Consumer privacy in Australia – drawing the line

Consumer privacy in Australia – drawing the line

People are increasingly aware that organisations are collecting, using, retaining and disclosing their information, including buying and selling it. And they are growing uneasy: when does ‘helpfully close’ cross the line to become ‘creepy and intrusive’?

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Companies know more about their consumers than ever before

The digital economy has allowed organisations to collect more information about their customers than ever before. Consumers benefit from this closeness by receiving an easier, better, and more customised experience.

But while consumers understand their data is being collected and the organisations they deal with on a daily basis are potentially using it in a number of unknown ways, indiscriminate personal data collection risks alienating consumers and 'creeping them out'.

KPMG asked 500 consumers a series of questions to understand in what circumstances they felt comfortable or uneasy about the use of their personal data – to discover where Australians would ‘draw the line’ on what they consider acceptable or unacceptable when it comes to handling and use of their data.

This survey is part of a wider study titled: Crossing the line – staying on the right side of consumer privacy, where KPMG surveyed 7,000 consumers in 24 countries to investigate what would be considered appropriate handling and use of data.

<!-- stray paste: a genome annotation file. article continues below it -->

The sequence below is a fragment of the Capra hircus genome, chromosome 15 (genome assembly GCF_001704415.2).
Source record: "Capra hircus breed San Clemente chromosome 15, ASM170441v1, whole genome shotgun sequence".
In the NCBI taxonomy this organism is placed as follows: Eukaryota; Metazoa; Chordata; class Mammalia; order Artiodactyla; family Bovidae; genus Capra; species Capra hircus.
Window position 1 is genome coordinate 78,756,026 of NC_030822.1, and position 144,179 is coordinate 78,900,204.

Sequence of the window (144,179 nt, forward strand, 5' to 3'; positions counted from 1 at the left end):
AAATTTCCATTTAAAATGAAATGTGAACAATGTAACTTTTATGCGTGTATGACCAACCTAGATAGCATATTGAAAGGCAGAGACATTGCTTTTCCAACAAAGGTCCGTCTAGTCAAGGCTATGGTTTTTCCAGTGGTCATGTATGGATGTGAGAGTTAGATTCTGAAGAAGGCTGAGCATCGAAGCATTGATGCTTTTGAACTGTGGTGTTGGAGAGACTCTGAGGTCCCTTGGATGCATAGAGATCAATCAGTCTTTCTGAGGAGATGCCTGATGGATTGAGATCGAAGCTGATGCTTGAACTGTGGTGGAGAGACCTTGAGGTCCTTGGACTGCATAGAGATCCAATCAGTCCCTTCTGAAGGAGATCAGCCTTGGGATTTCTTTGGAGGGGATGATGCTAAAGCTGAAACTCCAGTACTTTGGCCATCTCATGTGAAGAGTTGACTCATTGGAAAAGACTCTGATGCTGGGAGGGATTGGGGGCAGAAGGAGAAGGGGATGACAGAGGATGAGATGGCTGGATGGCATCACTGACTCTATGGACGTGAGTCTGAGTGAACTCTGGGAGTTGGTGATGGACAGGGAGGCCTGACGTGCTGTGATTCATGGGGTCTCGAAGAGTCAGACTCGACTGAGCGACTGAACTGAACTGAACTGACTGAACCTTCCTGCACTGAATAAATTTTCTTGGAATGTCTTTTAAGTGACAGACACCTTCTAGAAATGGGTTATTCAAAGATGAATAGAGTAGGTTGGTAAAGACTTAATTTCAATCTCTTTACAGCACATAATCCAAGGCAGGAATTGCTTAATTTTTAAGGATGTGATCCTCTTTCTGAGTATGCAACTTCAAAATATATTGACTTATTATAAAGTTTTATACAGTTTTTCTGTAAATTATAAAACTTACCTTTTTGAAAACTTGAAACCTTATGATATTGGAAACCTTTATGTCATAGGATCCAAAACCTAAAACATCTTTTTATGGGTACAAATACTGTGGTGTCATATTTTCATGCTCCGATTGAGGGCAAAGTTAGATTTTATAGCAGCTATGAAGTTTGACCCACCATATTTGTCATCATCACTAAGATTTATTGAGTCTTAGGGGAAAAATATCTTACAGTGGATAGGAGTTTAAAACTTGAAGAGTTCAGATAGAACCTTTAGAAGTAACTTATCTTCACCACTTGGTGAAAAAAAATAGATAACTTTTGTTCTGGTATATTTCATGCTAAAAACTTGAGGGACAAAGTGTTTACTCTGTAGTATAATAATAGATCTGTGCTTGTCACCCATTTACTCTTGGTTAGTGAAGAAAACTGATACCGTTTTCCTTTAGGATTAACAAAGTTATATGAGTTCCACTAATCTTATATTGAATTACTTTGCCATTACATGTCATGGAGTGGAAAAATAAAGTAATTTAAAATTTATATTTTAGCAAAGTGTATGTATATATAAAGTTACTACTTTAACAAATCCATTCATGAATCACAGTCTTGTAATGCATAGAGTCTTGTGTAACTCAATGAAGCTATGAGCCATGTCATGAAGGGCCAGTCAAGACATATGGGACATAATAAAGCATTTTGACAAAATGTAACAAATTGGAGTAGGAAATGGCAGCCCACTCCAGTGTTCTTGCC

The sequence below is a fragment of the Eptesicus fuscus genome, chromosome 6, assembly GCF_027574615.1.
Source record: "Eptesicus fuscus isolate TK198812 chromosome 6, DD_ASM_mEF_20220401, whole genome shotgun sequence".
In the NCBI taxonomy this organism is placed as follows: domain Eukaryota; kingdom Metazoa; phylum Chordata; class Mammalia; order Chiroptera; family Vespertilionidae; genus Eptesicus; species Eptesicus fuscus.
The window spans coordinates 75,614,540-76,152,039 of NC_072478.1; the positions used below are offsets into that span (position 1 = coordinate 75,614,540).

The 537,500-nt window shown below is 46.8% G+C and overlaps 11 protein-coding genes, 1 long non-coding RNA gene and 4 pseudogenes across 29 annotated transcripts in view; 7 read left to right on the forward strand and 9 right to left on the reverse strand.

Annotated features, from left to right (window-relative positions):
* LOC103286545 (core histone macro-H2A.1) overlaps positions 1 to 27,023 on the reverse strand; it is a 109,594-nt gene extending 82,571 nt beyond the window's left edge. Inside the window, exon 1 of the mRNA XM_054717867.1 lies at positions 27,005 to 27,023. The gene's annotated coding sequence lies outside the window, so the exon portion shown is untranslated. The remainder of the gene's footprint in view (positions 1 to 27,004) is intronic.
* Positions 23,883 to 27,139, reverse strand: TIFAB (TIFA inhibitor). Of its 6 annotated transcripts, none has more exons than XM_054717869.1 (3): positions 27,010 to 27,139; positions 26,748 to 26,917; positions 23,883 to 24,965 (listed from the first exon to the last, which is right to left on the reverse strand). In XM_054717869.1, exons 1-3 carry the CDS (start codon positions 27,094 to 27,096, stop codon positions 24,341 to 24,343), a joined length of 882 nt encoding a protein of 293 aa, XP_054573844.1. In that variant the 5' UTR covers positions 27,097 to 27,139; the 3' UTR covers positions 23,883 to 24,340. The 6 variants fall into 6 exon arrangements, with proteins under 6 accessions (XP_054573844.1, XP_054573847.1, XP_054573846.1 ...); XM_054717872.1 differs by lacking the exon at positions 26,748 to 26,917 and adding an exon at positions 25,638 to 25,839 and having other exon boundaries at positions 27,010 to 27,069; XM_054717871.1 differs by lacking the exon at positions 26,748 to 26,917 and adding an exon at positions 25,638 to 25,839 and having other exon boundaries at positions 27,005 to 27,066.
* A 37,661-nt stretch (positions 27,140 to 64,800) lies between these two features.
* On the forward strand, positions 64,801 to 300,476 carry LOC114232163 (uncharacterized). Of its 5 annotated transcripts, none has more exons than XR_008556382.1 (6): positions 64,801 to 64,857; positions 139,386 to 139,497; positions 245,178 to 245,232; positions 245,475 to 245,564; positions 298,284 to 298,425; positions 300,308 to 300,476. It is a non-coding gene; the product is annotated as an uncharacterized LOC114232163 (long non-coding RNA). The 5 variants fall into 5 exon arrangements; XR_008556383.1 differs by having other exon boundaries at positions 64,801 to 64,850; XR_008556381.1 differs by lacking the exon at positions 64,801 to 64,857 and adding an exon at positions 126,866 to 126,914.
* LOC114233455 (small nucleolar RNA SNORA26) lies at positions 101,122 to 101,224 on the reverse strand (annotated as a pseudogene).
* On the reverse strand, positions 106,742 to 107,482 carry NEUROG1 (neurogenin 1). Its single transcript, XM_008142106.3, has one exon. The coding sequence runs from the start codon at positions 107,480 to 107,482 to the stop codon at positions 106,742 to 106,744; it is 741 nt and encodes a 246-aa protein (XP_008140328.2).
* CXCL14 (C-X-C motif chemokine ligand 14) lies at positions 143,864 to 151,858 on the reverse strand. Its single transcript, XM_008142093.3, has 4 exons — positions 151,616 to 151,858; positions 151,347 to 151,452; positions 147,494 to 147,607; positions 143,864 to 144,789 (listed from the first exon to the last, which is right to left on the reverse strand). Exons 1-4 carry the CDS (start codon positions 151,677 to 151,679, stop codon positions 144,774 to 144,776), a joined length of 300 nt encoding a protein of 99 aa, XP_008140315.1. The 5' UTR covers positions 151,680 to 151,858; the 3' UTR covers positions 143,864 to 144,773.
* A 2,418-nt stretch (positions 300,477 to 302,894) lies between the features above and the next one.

A guide for organisations to navigate consumer sensitivities

Understanding consumers’ sensitivities around the use of their personal data is central to establishing and maintaining trust between consumer and company.
  • Almost a quarter of Australians are extremely concerned about how companies handle and use personal data.
  • Organisations can best assure Australians they can be trusted with their personal data if they demonstrate strong cyber security systems, tell them what they intend to do with the data or assure them data won’t be shared with third parties.
  • While six in ten Australians expect less online privacy in a decade, just one in six expects more.
  • Australians read some of the online privacy policies they encounter and over 90 percent take steps to protect themselves online.
  • The ideas Australians find least acceptable are: sale of data to third parties, applications (apps) that access personal data, personalised billboards based on previous purchase behaviour, personalised ads based on emails, and companies contacting people based on location and previous use.

Adapt to survive

For companies seeking to use consumer data to personalise their marketing and services to the individual, build brand loyalty and develop better products, it is important they understand that although opinions on privacy vary around the globe, it is clear that, more than anything, consumers value privacy over convenience.

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